What Makes a Business Agile? And How Can You Achieve It?
Agility is the ability to move quickly and easily, overcoming obstacles in a nimble, arguably graceful way. In the business context, agility is a similar quality, allowing a business to make changes and decisions quickly. This property confers a number of advantages, often making a business more competitive (or even more profitable).
But what exactly is it that makes a business agile? And how can you achieve this?
The benefits of agility
Let’s start with a brief discussion about the benefits of agility. Being agile, and capable of moving quickly, helps you in several ways:
Responding to new market conditions or competitors. Every business has to deal with changing competitive and market conditions. Even if your industry isn’t yet saturated with competition, it’s only a matter of time before competent new competitors emerge to threaten you. If you’re agile, you’ll be able to adjust the business and make new decisions and changes to accommodate these new variables.
Solving and responding to problems. No business is perfect. Eventually, you’ll run into issues like delayed shipments, botched orders and internal disruptions that prevent you from serving your customers. If your business is agile, you’ll be able to recognize these problems proactively (and hopefully take care of them before they do any damage).
Launching new products and services. Agility is also about innovation. If your business is willing to learn, adapt and grow, you’ll find it easier to create and launch new products and services. Depending on your position and your goals, this could be a valuable opportunity to outmaneuver your top competitors.
Minimizing time spent internally. With agile business practices, you can also minimize the amount of time and effort your staff members spend on internal operations. You can recognize inefficiencies and change your systems to eliminate them.
High points for business agility
For a business to be agile, it needs to accomplish the following:
Robust data streams. Agility won’t help you unless your decisions and actions are based on objective data. Accordingly, your first goal should be establishing robust, reliable streams of data for every aspect of your business. You should consistently measure your performance in every department, and across the entire business; analyzing the data should help you figure out which actions to take next.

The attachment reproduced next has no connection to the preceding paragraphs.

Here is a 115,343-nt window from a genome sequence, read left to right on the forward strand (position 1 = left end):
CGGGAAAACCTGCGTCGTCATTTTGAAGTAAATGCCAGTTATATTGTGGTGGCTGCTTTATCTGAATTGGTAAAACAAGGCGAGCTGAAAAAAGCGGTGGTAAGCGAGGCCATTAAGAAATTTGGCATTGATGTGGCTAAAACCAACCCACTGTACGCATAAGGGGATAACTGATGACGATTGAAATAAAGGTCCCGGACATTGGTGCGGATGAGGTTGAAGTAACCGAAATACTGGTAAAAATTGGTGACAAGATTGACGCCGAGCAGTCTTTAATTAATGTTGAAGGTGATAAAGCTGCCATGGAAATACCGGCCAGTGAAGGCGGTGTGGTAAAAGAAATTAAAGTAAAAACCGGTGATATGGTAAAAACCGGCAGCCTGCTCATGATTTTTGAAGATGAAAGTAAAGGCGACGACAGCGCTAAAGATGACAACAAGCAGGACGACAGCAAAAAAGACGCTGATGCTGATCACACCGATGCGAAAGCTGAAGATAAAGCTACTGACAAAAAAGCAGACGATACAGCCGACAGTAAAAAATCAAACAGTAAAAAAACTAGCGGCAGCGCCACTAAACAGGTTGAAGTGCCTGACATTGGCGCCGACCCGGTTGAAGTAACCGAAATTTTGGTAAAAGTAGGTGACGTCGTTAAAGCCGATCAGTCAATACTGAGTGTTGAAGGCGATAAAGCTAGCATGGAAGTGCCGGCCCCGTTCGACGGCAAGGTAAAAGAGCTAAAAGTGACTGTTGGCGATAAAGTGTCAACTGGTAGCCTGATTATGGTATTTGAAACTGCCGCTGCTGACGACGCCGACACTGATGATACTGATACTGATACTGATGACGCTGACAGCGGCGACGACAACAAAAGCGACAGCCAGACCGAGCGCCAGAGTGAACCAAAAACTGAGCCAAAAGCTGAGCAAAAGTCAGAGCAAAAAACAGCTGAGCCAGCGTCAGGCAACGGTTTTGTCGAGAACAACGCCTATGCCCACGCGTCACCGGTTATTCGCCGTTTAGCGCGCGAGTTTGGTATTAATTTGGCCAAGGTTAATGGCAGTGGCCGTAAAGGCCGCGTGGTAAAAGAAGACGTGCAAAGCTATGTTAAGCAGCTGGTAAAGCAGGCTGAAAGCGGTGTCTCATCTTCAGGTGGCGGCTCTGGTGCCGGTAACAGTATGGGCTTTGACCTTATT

Fast decision making. Agile businesses are capable of making fast decisions. If a problem arises, a quick decision can mitigate its impact. If a competitor emerges, the business can transition in a matter of weeks, instead of months or years. This often means resisting the development of slow, bureaucratic systems in favor of ones that support decisiveness.
Flexible systems. Flexibility is crucial for agility. If your tech infrastructure and operational workflows can’t accommodate rapid-fire changes or expansion, they’re not going to serve you in pursuit of greater agility.
Innovation. We also need some kind of engine for innovation. For agility to be effective, it needs to foster and support novel ideas, including ideas for new products and services.
How to make your business more agile
So what actionable steps can you take to make your business more agile?
Encourage entrepreneurial thinking and autonomy. First, empower every employee in your organization to think like an entrepreneur. Encourage them to solve their own problems and allow them to make their own decisions whenever possible. The more autonomy your employees have, the faster they’ll make decisions (and the more agile your business will become).
Foster clusters of small teams. Big, hierarchical organizations have some advantages, but they’re inherently unagile. Instead, it’s better to work closely together in small teams. Try to avoid becoming overly bureaucratized.
Avoid becoming too accustomed to anything. Don’t get too attached to anything in your business, including people, software, workflows and even the company culture. You need to remain flexible and willing to incorporate new ideas.
Cut whatever isn’t working. Whether you’re trying to find a new lead generation strategy or perfect your approach to advertising, you need to be willing to cut whatever isn’t working. If it doesn’t provide an objective benefit to your organization, get rid of the dead weight.
Focus on sprints, instead of marathons. Don’t plan out your major projects too far in advance. Improve your organization and work on projects in short sprints, rather than marathons. It will keep you nimble and prevent wasted effort.
Check in regularly. You should have reliable metrics to inform you of your progress and check in with them regularly. While you’re at it, ask for feedback from your employees and ask how they think the organization could be made even more agile in the future.
Any business can become agile. That includes the hulking bureaucracies that suffer most from the lack of flexibility and agility. However, to do this, you’ll need to make agility a major priority in your business and continue making adjustments until you achieve it.